Unfortunately our site no longer supports this internet browser. Please upgrade your internet borwser in order to enjoy all the features of SOCAPA.org. Sorry for the inconvenience.
Suggested browsers: Apple SafariGoogle ChromeMozilla Firefox
SOCAPA’s Advanced Filmmaking intensive is the next step after our Core Filmmaking program and is geared towards students with prior filmmaking experience. The program is competitive and requires applicants to submit at least one completed film or video project and a short film treatment (story idea) for review during our selection process.
Students accepted into the Advanced Filmmaking intensive focus on making two longer, more polished films that they can use as part of their college applications and submit to film festivals. In addition to advanced classes in cinematography, sound, and digital editing, students attend writing and directing classes where they learn advanced techniques for developing scripts and working with actors. Students receive extensive one-on-one advisements from our seasoned staff of instructor/filmmakers — all of whom have experience at festivals and with agents.
Film Festivals and agents like short films to be just that - short. Festivals, which like to showcase as much talent as possible, prefer shorter films because they can program more of them into a given time slot, thus exposing their audiences to more stories by more filmmakers. Agents like shorter films because they can watch more of them in a given day and thus expose themselves to more talent per second than by watching longer films. Agents would even prefer two good eight-minute films by the same director than one good twenty-minute film because in two separate films, a director can show a broader range of styles.
Thus, it is our steadfast belief that our students should keep their films under ten minutes in length. The idea is this: if you can show that you can write creatively, cover scenes visually, and elicit strong performances from actors in an eight-minute short film, then you can do it in a twenty-minute film or even a feature-length film. Short films are more economical to make and are more likely to be watched by agents, festival programmers and even your friends and family.
In the afternoons, students take advanced technical camera and sound classes. In Cinematography Class, students are introduced to lenses, jibs, sliders and basic lighting. After conducting exterior shooting exercises, students come back and project the footage in class for critique. In Sound Class, students get a quick refresher on how to use handheld audio recorders, shotgun and lavalier microphones, production slates and discuss the best strategies for recording high quality production audio.
Each Advanced Filmmaking student writes, directs and edits two films of their own during the three week program. Each SOCAPA project is inspired by a film director who exemplifies a mastery of the techniques that we cover that week in class.
Alfred Hitchcock was a master of visual storytelling. He would often convey information using a single silent shot that it would take a lesser filmmaker pages and pages of cumbersome dialogue to get across. In this film, students are encouraged to take a visual approach to telling their stories. Dialogue should be used sparsely, if at all. Instead, we urge students to use composition, camera movement, shot selection, blocking, lighting, color and nonsynchronous sound to convey meaning.
Renowned globally as one of the greatest filmmakers of all time, Akira Kurosawa was a master of all genres; The Seven Samurai, Ikiru, and The Hidden Fortress (one of the main inspirations for Star Wars) are just a few of his many masterpieces. Along with his supremely artistic visual style, which became an inspiration for many of America’s most famous directors of the seventies, Kurosawa was also especially attentive to performance, eliciting bravura acting from all those with whom he worked. In this culmination film, we challenge our Advanced Students to elicit the best and most truthful performances they can from their cast without losing sight of all they have learned about visual storytelling.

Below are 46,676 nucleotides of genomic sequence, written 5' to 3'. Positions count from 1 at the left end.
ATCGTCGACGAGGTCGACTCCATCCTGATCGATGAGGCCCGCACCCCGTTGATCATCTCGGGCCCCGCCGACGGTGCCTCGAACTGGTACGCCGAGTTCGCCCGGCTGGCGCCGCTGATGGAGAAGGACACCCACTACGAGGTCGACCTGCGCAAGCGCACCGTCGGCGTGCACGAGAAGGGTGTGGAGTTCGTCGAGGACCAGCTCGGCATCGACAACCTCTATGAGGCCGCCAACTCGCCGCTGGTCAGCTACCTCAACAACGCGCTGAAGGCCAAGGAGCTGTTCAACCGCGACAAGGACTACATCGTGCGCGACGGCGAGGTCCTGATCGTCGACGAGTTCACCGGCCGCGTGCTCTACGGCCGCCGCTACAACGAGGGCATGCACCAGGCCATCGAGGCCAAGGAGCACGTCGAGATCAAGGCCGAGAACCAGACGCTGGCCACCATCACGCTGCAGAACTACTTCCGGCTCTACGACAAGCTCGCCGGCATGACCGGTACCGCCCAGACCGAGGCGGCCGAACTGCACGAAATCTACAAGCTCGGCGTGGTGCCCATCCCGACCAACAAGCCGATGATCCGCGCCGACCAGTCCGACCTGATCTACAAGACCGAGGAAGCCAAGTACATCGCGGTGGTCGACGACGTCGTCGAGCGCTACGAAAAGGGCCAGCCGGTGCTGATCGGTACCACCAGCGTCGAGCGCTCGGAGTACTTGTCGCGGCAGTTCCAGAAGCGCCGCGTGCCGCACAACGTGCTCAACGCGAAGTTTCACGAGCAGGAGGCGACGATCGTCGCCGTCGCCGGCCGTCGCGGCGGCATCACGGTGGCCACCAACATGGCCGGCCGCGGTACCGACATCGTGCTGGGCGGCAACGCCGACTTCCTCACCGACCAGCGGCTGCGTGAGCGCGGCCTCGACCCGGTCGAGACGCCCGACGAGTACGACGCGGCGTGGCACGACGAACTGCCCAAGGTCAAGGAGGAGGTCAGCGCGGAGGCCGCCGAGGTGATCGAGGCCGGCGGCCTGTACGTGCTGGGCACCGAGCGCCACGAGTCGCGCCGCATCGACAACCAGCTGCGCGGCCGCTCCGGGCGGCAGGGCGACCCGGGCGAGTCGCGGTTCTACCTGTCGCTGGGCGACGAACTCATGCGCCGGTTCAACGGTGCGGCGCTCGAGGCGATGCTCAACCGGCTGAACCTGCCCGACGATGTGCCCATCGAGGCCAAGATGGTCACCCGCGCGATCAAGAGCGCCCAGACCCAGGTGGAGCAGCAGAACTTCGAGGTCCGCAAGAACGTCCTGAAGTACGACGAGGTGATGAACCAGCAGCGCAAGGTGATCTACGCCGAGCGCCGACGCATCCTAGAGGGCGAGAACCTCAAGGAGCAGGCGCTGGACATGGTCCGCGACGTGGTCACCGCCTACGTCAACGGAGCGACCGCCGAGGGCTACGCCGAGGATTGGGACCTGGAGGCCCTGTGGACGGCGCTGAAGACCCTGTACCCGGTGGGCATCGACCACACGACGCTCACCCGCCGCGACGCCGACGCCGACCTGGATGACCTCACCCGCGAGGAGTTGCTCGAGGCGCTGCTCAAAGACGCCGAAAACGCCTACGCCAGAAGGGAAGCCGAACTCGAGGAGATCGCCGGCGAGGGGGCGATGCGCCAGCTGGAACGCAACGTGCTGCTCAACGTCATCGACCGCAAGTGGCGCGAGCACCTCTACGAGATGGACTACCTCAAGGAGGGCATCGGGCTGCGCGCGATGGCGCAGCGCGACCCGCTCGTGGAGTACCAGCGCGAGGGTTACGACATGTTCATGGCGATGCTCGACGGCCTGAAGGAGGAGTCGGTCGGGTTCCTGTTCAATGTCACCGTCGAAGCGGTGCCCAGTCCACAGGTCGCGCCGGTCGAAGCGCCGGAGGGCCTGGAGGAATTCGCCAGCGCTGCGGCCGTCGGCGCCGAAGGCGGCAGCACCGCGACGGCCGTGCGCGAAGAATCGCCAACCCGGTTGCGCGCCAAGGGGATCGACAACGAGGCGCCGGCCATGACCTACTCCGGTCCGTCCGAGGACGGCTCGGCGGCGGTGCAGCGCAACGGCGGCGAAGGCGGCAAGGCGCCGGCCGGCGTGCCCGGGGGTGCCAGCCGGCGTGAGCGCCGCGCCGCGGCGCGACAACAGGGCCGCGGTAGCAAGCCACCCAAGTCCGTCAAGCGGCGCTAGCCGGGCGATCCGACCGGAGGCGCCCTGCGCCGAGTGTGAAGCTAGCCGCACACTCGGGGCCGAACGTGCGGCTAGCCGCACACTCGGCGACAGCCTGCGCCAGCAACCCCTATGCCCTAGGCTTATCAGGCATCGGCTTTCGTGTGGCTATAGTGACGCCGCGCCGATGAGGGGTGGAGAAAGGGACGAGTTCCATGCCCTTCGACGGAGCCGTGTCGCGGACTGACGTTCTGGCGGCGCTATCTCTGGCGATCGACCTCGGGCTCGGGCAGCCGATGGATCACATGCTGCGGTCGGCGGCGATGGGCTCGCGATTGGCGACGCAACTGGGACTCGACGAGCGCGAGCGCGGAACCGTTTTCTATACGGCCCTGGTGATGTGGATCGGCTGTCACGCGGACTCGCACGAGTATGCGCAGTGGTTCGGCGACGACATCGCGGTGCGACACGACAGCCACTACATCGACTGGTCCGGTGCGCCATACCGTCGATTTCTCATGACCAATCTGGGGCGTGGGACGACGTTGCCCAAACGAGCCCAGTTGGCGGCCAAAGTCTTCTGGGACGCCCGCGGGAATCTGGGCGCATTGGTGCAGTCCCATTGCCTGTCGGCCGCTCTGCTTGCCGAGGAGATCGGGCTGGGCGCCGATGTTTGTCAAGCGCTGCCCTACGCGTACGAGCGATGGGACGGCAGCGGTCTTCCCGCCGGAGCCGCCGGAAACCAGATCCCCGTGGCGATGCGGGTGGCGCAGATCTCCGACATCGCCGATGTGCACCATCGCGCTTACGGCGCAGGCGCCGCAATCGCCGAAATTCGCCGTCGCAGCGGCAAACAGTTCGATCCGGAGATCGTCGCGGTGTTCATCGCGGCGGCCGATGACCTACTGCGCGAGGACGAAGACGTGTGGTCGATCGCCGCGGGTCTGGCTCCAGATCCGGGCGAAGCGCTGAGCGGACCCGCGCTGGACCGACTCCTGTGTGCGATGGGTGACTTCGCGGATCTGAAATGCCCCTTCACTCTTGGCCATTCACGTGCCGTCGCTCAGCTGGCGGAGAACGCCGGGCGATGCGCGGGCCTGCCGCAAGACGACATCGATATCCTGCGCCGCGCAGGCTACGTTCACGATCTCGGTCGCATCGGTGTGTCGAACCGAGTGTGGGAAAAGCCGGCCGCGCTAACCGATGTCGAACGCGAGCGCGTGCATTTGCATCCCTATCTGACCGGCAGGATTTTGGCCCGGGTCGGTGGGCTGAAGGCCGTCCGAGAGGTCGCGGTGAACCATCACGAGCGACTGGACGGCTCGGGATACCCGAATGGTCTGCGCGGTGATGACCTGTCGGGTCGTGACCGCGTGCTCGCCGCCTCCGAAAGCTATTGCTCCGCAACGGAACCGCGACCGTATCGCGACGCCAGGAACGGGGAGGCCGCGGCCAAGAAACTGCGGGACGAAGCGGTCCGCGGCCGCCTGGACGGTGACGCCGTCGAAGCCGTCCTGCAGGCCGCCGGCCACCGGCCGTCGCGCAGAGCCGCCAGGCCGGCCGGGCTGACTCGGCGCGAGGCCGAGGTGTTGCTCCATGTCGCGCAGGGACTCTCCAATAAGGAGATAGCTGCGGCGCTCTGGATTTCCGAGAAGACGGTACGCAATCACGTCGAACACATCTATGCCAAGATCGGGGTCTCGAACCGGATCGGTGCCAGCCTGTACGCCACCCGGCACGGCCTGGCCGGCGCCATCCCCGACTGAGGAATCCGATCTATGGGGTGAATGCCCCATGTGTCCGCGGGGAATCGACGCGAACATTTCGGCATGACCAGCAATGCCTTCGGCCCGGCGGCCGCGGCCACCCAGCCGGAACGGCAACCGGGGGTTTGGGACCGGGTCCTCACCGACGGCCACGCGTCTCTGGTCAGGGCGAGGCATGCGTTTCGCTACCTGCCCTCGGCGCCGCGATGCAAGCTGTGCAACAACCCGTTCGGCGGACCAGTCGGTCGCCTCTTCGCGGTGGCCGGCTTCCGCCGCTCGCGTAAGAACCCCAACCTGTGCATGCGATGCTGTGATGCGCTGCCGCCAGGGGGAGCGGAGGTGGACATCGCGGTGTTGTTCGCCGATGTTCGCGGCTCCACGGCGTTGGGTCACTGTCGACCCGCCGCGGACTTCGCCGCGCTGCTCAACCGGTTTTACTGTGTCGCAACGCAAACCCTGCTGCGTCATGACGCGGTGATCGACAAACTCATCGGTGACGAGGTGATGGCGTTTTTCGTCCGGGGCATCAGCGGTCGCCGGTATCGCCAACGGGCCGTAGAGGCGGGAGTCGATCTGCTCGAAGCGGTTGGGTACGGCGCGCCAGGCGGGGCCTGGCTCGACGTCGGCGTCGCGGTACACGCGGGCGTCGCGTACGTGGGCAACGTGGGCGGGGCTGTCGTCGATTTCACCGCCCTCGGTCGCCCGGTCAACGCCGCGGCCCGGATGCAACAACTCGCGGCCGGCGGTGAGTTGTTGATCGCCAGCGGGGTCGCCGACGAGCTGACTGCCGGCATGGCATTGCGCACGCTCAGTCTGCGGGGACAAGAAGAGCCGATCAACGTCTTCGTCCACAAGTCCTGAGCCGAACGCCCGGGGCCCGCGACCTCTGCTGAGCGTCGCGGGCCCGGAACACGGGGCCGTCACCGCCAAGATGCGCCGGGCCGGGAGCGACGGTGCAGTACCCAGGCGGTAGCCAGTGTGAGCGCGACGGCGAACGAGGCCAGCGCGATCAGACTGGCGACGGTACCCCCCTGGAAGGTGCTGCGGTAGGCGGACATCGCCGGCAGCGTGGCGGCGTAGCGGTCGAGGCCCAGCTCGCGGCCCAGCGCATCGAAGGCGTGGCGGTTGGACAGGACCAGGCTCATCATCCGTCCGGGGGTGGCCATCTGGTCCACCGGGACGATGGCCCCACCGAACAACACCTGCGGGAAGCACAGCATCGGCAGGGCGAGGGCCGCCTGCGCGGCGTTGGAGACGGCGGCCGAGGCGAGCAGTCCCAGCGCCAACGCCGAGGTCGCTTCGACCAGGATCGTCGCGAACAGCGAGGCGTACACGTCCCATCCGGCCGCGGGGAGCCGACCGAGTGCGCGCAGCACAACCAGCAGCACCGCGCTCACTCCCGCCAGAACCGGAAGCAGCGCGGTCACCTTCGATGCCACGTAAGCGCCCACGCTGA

SOCAPA offers small classes and an accomplished teaching staff comprised of industry professionals with recent and ongoing production experience. Drawn from some of the top universities and film schools, including the Ivy League, USC, the American Film Institute, NYU, and Columbia, the instructors at SOCAPA guide the students through the program with delicacy and skill.
Film Program Director, New York City
MFA Film, New York University, Tisch School of the Arts. Has worked in the film industry as a cinematographer, an editor, and a writer/director. First short film was an Official Sundance Selection in 1996 and has won awards at festivals worldwide. First feature, Spin the Bottle, was released by TLA Releasing in 2001. Taught for over five years as a Professor of Film at Long Island University. Originally from Vermont.
Film Program Director, Los Angeles
MFA Film, Columbia University. Served as Senior Producer for Manning Productions and as Director/Writer/Editor for Sagebrush Productions. Award Winning Director: Regional Finalist for the Student Academy Awards, Princess Grace Honorarium, two-time Columbia College Chicago Big Screen Finalist, and winner of two Telly awards. Feature film Directing debut on Revival, December of 2015. Originally from Hot Springs, Arkansas. [jengerber.com]
Film Program Director, Vermont
BFA Film, New York University, Tisch School of the Arts. LA based writer, director, editor and cinematographer. His short film, “Curtis,” received an honorable mention at the 2004 Sundance Film Festival. Shot and co-produced the feature documentary, Off and Running, which premiered at the Tribeca Film Festival and was nominated for a 2011 Emmy Award. Freelances as a film editor with credits for PBS and many emerging film- makers. Taught film production at Long Island University. [jacobokada.com]
Advanced Filmmaking, New York City
MFA Film, New York University, Tisch School of the Arts. Before entering the world of film, Nick studied literature and theatre at Princeton University and taught English at Chiang Mai University in Thailand. His films have played at Lincoln Center. Assistant Director on the 2011 Academy Award-winning short “God of Love.” He is currently developing a dark romantic comedy. Originally from Manhattan but also spent time, growing up, in Westport, CT.[nickordway.com]
Core Filmmaking, New York City
MFA Film, Columbia University. Awarded with a Fulbright scholarship to pursue his MFA in Film Directing and Screenwriting at Columbia University. His award-winning short films have been screened in more than 150 Film Festivals and Contemporary Art Museums including Telluride Film Festival, Montreal World Film Festival and Pompidou Centre in Paris. Originally from Madrid, Spain. [javierloarte.com]
Advanced Filmmaking, Los Angeles